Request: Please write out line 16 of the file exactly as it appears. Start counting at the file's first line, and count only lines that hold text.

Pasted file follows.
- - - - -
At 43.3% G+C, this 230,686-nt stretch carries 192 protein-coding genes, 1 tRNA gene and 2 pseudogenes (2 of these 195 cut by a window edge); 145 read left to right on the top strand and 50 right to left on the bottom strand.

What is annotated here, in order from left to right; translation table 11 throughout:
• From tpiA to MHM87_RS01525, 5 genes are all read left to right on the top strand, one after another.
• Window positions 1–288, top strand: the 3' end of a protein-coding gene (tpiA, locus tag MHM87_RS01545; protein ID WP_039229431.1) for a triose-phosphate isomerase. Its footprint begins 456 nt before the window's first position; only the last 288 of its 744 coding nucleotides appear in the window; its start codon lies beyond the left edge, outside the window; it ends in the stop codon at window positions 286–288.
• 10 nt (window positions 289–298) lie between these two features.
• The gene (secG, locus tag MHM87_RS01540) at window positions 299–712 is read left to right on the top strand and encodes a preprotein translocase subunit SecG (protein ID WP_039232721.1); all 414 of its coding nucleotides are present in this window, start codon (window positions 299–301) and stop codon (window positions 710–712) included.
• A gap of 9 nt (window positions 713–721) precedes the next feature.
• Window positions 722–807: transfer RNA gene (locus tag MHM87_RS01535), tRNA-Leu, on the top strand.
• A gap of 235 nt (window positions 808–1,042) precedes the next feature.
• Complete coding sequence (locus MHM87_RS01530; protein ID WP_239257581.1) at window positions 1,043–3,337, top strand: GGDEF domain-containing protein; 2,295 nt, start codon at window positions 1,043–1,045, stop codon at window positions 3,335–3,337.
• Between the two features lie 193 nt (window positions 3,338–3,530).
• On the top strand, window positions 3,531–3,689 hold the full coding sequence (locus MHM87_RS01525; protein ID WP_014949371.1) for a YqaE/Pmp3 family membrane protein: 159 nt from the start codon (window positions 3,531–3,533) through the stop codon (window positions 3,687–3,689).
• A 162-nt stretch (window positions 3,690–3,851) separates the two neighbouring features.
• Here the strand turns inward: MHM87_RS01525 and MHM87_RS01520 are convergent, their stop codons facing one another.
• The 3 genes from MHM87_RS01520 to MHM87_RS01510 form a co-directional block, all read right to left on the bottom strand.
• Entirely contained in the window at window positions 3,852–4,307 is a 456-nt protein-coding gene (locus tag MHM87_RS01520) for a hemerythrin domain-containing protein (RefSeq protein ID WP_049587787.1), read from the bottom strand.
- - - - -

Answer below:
• Entirely contained in the window at window positions 3,852–4,307 is a 456-nt protein-coding gene (locus tag MHM87_RS01520) for a hemerythrin domain-containing protein (RefSeq protein ID WP_049587787.1), read from the bottom strand.